Captain’s Blog – May 12, 2010, Marathon Florida Keys – We’re oil free and full of fish!
The weather’s hot and the fishing’s even hotter! Tarpon are screaming at the bridges. The big bull and cow dolphin are moving in. The grouper and snapper are munching everything in sight. And, the sharks are showing their teeth! Come on down for some great Florida Keys fishing!
News Flash from the Monroe County Tourist Development Council:
Officials at the Florida Keys National Marine Sanctuary, the U.S. Coast Guard and Monroe County Emergency Management continue to monitor developments at the site of the Transocean/BP Deepwater Horizon explosion and subsequent oil leaks in the northern Gulf of Mexico.
According to Florida’s emergency management office, as of Wednesday morning there are no impacts forecast for the next 72 hours to any part of the state of Florida and likely much longer for the Keys.
National Oceanic and Atmospheric Administration models, prepared through Friday, show the oil slick still positioned to the north of the Gulf’s Loop Current.
As of Wednesday morning, the southern edge of the slick was projected to be about 70 miles to the north of the loop current and that distance is projected to increase.
The Gulf Loop Current is a clockwise current that carries water from the Yucatan Channel north into the Gulf of Mexico, then back down south off Florida’s west coast, past the Dry Tortugas and intersecting into the Gulf Stream.
In the Transocean/BP spill, the current plays a crucial role because of concerns if oil gets into the Loop Current, it could be swept to the south, possibly into or around the Keys and possibly carried by the Gulf Stream to other areas of Florida and the U.S. east coast.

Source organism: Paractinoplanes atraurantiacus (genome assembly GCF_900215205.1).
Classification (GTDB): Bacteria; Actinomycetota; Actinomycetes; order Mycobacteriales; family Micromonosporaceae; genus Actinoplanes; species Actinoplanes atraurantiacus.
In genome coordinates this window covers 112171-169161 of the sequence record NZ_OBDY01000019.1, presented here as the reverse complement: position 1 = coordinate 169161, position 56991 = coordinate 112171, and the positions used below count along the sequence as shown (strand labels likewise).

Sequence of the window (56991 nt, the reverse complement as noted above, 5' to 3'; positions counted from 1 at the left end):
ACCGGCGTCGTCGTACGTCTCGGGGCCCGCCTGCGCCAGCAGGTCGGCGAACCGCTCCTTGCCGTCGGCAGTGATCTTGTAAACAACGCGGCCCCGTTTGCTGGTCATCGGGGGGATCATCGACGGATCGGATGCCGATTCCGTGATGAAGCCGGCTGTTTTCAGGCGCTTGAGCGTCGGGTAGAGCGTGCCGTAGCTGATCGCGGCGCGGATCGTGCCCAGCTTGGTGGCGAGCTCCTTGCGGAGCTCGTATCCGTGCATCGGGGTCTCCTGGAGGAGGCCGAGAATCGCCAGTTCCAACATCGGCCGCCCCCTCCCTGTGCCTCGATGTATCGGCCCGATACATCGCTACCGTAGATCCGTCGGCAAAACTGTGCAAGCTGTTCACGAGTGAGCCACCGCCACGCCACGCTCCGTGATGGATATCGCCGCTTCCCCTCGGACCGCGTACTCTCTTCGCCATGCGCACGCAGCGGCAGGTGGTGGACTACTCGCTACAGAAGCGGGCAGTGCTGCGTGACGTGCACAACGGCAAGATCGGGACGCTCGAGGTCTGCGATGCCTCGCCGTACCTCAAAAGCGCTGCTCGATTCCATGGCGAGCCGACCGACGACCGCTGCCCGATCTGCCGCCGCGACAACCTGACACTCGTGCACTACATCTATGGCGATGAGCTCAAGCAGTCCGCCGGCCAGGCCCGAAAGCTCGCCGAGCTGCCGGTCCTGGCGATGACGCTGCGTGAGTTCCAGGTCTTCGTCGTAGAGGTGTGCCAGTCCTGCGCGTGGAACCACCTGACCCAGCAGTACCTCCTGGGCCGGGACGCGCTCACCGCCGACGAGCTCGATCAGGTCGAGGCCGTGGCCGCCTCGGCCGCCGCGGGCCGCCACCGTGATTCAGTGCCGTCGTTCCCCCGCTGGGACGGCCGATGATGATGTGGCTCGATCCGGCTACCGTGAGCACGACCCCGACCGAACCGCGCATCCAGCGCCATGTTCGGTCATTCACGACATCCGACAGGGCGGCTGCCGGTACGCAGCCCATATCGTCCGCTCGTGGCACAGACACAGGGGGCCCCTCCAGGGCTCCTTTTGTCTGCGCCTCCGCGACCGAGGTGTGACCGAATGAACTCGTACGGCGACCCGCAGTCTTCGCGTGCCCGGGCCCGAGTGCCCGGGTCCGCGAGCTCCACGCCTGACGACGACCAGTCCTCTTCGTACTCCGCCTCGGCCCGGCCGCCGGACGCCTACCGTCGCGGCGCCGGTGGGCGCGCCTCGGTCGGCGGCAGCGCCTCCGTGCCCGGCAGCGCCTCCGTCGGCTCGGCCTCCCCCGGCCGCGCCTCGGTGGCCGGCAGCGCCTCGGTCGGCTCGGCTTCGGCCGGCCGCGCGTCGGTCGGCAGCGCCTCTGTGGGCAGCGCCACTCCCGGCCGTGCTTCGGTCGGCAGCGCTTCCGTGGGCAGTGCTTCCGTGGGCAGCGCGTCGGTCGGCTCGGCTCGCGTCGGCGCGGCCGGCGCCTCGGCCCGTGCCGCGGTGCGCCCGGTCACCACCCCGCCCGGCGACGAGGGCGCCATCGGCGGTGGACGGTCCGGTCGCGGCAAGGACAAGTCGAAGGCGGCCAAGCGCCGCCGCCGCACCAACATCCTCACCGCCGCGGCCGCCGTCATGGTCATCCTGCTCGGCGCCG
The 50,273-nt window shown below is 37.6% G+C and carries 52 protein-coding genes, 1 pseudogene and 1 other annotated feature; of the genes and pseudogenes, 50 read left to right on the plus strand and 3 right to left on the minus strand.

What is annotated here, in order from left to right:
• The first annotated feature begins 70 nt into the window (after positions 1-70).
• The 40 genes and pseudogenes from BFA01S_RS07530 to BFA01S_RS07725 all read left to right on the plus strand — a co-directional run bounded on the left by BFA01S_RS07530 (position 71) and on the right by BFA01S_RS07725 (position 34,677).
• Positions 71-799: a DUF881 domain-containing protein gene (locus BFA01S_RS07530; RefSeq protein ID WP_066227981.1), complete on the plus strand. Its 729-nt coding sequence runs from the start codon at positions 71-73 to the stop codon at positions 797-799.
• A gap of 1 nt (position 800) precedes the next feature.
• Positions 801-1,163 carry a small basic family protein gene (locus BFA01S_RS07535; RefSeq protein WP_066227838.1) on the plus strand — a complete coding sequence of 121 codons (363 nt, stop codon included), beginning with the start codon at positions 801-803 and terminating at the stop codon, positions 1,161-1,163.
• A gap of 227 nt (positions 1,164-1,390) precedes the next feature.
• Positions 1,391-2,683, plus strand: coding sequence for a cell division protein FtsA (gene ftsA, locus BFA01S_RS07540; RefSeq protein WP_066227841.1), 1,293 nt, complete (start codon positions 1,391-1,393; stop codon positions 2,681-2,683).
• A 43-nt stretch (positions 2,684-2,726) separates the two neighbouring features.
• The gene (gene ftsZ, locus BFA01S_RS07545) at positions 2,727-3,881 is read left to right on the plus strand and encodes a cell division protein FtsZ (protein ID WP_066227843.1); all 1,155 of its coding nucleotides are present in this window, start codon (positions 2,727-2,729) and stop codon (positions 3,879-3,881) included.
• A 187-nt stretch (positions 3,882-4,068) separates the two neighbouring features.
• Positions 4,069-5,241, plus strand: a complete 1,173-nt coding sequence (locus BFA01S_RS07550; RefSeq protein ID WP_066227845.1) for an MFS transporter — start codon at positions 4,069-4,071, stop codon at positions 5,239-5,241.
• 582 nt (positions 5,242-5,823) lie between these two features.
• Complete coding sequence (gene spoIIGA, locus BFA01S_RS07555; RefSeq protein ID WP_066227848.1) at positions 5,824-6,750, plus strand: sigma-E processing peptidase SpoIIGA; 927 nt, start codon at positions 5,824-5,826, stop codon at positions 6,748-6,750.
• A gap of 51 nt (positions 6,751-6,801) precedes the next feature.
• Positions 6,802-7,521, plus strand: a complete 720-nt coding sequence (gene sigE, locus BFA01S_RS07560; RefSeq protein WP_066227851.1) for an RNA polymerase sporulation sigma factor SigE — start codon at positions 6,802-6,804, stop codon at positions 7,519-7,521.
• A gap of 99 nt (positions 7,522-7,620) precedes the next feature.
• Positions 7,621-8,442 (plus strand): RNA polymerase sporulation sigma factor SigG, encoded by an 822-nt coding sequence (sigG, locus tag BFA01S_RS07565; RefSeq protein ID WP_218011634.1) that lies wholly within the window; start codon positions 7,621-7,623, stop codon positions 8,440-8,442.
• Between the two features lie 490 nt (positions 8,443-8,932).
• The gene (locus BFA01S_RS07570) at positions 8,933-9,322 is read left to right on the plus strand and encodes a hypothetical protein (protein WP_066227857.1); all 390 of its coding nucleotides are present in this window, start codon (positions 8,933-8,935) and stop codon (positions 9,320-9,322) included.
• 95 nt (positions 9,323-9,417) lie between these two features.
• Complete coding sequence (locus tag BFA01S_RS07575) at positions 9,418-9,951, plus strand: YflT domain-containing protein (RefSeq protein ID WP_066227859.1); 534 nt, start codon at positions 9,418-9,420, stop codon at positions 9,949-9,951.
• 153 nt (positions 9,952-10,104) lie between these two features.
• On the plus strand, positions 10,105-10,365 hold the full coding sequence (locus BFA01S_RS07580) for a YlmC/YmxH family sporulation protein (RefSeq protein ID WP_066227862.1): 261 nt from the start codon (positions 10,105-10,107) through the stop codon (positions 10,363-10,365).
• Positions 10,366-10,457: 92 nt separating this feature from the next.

If oil enters the current, the travel time for it to get to the Dry Tortugas vicinity should be about four days. The Tortugas begin about 70 miles to the west of Key West.
But on the Sunday edition of CBS’s “Face the Nation,” U.S. Coast Guard Admiral Thad Allen said officials currently think there is a low probability the oil will reach the Loop Current.
“That (Loop Current) is significantly south of the southern edge of the spill right now,” said Allen, who is in charge of the government’s involvement in the disaster. “It does not appear to be a threat right now.”
Currently, there are no advisories recommending against travel to the Florida Keys or any other precautions advising not to engage in fishing, diving, swimming or other water sports. Florida Keys-waters seafood is safe to eat.
Federal, state and local environmental and emergency management agencies have met several times to review mitigation strategies if a response to an oil threat is required for the Keys.
But likelihood, timing, location or extent of impacts, if any, is impossible to accurately project at this time. All threats to the Keys will likely cease once the oil leaks, 5,000 feet on the bottom of the sea, are plugged.
Additional details on efforts to mitigate the incident are on these official Web sites: